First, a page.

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Justin Urquhart Stewart: Can Carney fix Britain's banking disasters?

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The Seven Investment Management founder’s financial mutterings

I have always been somewhat cynical over the ‘independence’ of the Bank of England’s Monetary Policy Committee. When this innovation was sprung upon us with the advent of New Labour coming to power in 1997, it seemed all the more radical as it was coming from an individual already known as a control freak in the form of Gordon Brown. Of course, it was independent – after all its mandate and targets were set and approved by the Treasury, its membership was at least approved if not always selected by the Treasury, and I have no doubt that the intentions of the Treasury were made abundantly clear to all involved. Apart from that I am sure it was completely independent.

That however, wasn’t the really damaging issue about the changes to the regime of the Old Lady. It was the introduction of the FSA (not to be confused with the Food Standards Agency or its related body the Free Syrian Army). This super regulator was the diplodocus of the regulatory world, established to resolve the pantheon of regulatory issues through its creation. However, in doing so, Mr Brown managed to achieve the destruction of much of the expertise and knowledge of the UK banking and financial industry much of which had been fostered and developed under the Bank of England. Many will recall that banking disasters are nothing new in the UK. We can go back easily to Johnson Matthey, Barings, (let’s not mention BCCI) and issues with Midland and Nat West, most of which were sorted in private with a consenting adult within the Bank of England, with the result announced once the problem had been, if not resolved then at least managed, – or more to the point not on the 9 o’clock news.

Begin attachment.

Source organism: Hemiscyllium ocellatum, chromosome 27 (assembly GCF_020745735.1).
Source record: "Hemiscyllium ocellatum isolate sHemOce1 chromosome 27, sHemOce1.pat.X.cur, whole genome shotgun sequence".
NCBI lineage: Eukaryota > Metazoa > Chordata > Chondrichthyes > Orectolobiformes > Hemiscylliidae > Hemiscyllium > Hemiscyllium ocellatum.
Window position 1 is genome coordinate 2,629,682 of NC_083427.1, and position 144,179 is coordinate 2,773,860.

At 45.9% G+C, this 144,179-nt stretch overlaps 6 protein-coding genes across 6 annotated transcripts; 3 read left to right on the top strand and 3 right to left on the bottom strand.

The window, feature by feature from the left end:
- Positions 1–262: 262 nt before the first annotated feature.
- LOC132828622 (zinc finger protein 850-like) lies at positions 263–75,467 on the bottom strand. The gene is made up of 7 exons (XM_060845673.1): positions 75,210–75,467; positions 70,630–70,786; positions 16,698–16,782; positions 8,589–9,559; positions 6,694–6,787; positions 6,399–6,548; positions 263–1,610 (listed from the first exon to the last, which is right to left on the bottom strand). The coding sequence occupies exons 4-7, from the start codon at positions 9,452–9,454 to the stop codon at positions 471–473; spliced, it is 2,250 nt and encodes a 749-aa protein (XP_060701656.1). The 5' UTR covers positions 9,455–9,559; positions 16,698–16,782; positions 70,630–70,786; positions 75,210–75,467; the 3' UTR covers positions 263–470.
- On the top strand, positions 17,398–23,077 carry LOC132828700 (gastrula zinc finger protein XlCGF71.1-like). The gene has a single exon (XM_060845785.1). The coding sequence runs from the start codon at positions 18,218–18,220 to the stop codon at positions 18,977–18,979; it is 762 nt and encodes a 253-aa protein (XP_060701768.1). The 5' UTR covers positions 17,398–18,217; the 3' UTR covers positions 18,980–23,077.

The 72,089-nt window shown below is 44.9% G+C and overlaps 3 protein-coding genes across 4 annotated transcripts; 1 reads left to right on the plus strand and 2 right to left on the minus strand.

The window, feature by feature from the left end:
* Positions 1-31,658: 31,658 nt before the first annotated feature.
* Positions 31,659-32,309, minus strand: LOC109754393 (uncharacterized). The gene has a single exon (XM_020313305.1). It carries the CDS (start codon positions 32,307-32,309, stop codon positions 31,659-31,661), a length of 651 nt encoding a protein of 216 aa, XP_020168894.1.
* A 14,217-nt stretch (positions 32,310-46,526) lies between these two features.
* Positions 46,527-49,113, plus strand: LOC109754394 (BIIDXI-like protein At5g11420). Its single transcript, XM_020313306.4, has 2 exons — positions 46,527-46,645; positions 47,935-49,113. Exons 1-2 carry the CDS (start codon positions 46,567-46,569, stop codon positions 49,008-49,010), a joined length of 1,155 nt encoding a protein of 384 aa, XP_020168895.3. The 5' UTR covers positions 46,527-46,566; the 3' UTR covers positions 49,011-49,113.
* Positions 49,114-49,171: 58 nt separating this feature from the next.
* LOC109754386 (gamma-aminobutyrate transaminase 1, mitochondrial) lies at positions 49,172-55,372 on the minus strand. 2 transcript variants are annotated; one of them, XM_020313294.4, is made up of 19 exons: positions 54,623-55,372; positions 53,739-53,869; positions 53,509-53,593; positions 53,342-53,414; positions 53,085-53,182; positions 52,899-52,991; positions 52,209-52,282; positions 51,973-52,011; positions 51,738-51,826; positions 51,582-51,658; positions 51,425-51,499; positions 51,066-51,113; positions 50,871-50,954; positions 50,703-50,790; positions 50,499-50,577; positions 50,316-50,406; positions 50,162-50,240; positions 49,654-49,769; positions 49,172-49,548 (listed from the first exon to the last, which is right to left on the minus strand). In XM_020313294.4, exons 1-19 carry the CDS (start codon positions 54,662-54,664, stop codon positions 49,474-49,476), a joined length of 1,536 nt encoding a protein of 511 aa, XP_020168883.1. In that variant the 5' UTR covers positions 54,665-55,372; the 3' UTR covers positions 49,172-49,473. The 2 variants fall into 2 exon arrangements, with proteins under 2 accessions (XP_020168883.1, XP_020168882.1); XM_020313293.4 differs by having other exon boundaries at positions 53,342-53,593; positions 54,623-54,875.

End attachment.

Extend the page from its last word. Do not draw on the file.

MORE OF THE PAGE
You may recall mention of the ‘Old Lady of Threadneedle Street’ raising an eyebrow to warn wayward bankers that they were erring into dangerous waters. The Bank’s ability to collect data was significant and it enabled her to look forward to identify risks in advance, not necessarily with great precision and 20:20 vision but at least to alert those concerned, including the politicians.

From the inception of the FSA, the now castrated Bank could do little other than whimper through the mechanism of the MPC.

Now though, we are seeing a change. Our new Governor, Mr Carney, has made it very clear that he and the Bank will be taking a far clearer role in identifying potential risks. His adjustment the other week on the Funding for Lending Scheme, was part of this but his other comments about looking forward to warn of levels of over lending and gearing were more important. What this really means is that Mr Carney has brought back through its Financial Policy Committee (FPC) the previously tried and tested method of the Bank of England acting as the warning guard on the watchtowers of the City of London.

As an example, the FPC could order lenders to test borrowers’ ability to pay and make clear ‘recommendations’ (i.e. do it or else) regarding mortgage to value ratios, and loan to income as well as debt to income ratios etc. This is more than a raised eyebrow from the old girl – she is standing there with a whipping cane in her hand (sorry that might be too much excitement for some there I think).

Justin Urquhart Stewart is the founder of Seven Investment Management and a regular media commentator. Originally trained as a lawyer, he has observed the retail market industry for 30 years whilst in corporate banking and stockbroking.

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